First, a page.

Liturgical Gimmicks (or why you maybe should not wear red on Pentecost)
By Andy James, Pastor of First Presbyterian Church of Whitestone, Queens, NY
May 29, 2015—This past Sunday, as I scrolled across my Facebook and Twitter feeds populated with what could best (and very lovingly) be described as “church geeks.” I quickly lost count of all the pictures posted by people of their red pants, ties, hats, and even shoes worn in celebration of Pentecost. We do it in the church I serve as pastor, too—in the announcements in worship and the weekly e-newsletter, we dutifully encourage our members and friends to wear red to worship on Pentecost Sunday to join in the celebration.
But what good does all this red do one Sunday out of the year? Is it a way people really began to internalize the coming of the Holy Spirit? Or was it an excuse to pull some otherwise-ignored clothing out of the closet once a year? Is wearing red on Pentecost really a helpful way to get people engaged in the cycles of the liturgical year, or is it just another liturgical gimmick?
In recent years, as the church has welcomed creative worship planning and thought about a variety of new ideas to enliven worship, I think we have seen a parallel rise in what could be called liturgical gimmicks. These gimmicks are often rooted in something helpful and meaningful, but these good intentions all too often move into the realm of meaningless displays of mediocre value. For example, a few years ago, I decided to preach a sermon series on the Sermon on the Mount. Thinking that it might be helpful to have a reminder of this plan for me and the congregation, I cut out a “mountain” from brown banner paper and taped it to the pulpit for the duration of the sermon series. Between the less-than-stellar artistic talent involved and the gimmickry of it all, the meaning was lost on me and everyone else by the second or third Sunday (although my pride required that I leave the “mountain” in place for the whole series!)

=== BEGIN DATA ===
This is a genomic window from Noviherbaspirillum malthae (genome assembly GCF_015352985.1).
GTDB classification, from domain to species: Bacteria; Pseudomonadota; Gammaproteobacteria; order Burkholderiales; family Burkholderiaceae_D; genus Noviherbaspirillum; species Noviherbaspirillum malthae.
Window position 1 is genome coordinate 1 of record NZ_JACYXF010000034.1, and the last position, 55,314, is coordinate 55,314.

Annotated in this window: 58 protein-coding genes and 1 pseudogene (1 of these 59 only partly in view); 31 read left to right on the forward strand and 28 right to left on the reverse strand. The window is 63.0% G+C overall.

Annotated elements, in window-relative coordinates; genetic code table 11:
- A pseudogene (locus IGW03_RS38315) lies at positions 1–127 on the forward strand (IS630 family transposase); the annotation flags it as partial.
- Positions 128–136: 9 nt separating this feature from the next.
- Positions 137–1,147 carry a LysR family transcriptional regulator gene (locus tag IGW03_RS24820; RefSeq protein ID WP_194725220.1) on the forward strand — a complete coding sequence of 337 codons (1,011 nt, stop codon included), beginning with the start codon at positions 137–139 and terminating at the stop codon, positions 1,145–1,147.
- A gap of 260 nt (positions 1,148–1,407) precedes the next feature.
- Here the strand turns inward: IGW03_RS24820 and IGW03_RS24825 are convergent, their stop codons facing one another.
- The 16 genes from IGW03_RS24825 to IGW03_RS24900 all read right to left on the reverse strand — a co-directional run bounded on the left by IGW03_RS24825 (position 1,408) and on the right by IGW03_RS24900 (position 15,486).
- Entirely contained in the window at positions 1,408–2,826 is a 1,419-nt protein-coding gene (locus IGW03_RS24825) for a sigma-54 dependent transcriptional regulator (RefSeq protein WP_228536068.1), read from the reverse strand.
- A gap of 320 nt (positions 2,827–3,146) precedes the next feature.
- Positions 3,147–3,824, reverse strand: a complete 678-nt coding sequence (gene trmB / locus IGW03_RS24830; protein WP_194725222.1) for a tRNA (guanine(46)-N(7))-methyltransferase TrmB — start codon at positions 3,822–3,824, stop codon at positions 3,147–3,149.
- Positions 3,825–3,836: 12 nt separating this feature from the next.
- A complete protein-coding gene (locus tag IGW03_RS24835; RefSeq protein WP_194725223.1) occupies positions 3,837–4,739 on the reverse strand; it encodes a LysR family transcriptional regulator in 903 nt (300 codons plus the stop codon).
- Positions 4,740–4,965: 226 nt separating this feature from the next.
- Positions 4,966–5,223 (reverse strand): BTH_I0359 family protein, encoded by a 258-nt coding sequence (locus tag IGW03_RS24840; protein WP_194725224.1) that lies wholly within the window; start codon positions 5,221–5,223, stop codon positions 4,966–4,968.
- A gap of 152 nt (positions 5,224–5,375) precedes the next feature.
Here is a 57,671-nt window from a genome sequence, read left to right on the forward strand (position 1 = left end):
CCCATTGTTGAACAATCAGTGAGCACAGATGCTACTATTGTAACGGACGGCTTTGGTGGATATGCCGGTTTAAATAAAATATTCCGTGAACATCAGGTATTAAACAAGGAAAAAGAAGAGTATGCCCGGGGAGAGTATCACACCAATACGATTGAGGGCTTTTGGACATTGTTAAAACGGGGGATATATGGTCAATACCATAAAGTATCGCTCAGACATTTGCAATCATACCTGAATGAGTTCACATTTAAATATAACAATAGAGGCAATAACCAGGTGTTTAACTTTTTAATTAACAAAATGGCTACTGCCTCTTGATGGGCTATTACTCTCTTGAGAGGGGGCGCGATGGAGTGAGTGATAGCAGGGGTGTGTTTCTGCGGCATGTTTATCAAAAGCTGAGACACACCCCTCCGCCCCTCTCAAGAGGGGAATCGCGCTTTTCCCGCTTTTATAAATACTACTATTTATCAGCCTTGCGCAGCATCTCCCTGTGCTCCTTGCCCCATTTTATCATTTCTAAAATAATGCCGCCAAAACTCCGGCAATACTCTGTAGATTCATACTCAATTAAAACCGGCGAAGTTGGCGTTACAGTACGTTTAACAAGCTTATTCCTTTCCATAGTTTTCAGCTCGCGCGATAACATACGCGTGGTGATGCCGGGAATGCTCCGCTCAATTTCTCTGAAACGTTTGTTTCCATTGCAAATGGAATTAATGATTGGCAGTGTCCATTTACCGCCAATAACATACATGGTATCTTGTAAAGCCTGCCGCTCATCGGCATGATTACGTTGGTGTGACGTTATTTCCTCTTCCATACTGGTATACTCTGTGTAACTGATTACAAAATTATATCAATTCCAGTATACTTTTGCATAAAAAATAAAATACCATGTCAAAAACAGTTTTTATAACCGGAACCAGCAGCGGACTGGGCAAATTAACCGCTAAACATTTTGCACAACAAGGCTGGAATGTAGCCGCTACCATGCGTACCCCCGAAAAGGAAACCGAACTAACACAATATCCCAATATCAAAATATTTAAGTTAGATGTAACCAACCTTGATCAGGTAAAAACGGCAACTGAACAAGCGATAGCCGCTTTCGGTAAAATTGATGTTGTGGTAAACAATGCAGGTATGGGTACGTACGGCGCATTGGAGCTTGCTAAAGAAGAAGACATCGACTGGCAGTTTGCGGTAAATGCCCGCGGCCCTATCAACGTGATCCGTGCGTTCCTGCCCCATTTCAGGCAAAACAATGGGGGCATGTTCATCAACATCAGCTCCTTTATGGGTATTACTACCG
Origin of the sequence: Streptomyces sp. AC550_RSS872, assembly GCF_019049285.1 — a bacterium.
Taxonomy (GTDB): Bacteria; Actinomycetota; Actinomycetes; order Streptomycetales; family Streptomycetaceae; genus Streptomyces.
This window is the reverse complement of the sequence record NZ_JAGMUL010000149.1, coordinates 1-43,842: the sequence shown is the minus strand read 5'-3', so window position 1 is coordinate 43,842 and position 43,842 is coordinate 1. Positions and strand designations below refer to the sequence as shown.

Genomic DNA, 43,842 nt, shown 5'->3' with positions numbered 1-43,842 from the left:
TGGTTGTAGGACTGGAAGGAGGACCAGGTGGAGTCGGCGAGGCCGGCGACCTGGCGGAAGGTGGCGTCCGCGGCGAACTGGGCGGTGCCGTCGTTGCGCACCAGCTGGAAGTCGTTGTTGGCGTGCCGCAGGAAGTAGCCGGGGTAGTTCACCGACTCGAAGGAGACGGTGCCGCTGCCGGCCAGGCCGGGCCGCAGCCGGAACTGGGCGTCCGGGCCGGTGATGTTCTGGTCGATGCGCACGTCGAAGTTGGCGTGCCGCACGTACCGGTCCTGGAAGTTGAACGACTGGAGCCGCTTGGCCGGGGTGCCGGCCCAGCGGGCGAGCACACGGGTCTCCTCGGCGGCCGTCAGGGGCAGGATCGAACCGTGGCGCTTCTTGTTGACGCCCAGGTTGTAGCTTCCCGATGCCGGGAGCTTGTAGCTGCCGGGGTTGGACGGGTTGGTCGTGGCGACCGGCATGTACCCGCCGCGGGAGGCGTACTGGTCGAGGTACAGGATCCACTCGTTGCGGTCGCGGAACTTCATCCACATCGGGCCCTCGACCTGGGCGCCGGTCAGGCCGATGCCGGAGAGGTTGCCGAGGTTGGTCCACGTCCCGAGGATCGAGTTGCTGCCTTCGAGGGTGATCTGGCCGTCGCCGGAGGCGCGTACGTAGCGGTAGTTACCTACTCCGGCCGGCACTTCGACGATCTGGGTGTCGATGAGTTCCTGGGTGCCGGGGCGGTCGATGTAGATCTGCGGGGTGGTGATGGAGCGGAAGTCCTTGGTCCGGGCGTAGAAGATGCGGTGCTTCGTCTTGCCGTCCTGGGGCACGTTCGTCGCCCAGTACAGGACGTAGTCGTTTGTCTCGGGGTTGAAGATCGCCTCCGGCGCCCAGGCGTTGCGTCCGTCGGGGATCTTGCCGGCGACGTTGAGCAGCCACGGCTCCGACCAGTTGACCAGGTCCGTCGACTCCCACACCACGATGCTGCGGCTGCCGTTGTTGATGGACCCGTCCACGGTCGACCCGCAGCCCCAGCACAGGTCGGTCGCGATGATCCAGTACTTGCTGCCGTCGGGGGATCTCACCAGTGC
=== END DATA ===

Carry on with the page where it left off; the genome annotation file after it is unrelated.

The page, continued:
There is a very fine line between helpful embodiments of our belief and practice and liturgical gimmicks. What seems to one person to be a silly action to celebrate a holiday can bring new meaning to a tired festival for another. Defining that line is difficult for all of us, but here are a few things to think about when considering doing something in public worship that might be viewed as a liturgical gimmick.
- Is the meaning obvious or easily explained? It may seem obvious, but so many liturgical gimmicks aren’t clear to people in the pews. If it takes more than a sentence to explain or can’t be remembered after the service, the people you were trying to reach might have missed the point.
- How would a guest respond? What would happen if a guest walked in? Would they be able to feel like they are a part of the event, or would they feel left out?
- Have you done this before? Sometimes even the best ideas can lose their meaning over time if done too often. Maybe it is time for a year off from encouraging everyone to wear red on Pentecost so that the idea can have new meaning next year.
- What else is going on at the same time as this idea? Sometimes the fastest way to detract from something good is to place it alongside too many other good ideas. The same Pentecost you introduce the idea of wearing red to worship might not be a good year to bring in reading texts in multiple languages (or vice versa).
- Does the added value and meaning of doing this match the effort involved? Sometimes a very good idea can take a lot of time to implement, time that might be better spent on other things. If a creative worship idea is going to take away from time spent on a good sermon or the like, then it might be wise to reconsider.
As carefully as we might consider questions like these when thinking about whether to try a particular new idea for worship, worship planners will inevitably choose incorrectly. Some good ideas may be suppressed as liturgical gimmicks, and some liturgical gimmicks may slip through the cracks of thoughtful questioning. Some ideas may work well in some places while being clear gimmicks in others. Nonetheless, it is a good use of time and energy to bring the creativity of all our senses to worship—and to make sure that we embrace it as more than just a gimmick so that our whole selves are engaged in worship and praise.
Do you have any experience with liturgical gimmicks? What are the dividing lines between helpful ideas to enliven worship and liturgical gimmicks in the community where you worship and/or serve? Are there other helpful questions to ask when considering such new ideas?
Andy James is the Pastor of the First Presbyterian Church of Whitestone, Queens, New York, and the Stated Clerk of the Presbytery of New York City. He is one of the founders of LiturgyLink, an online collaborative space for sharing liturgy, and wore red on Pentecost Sunday this year to root on his beloved New York Red Bulls soccer team. Find and follow him on Twitter and Facebook and at www.bluedrift.com.
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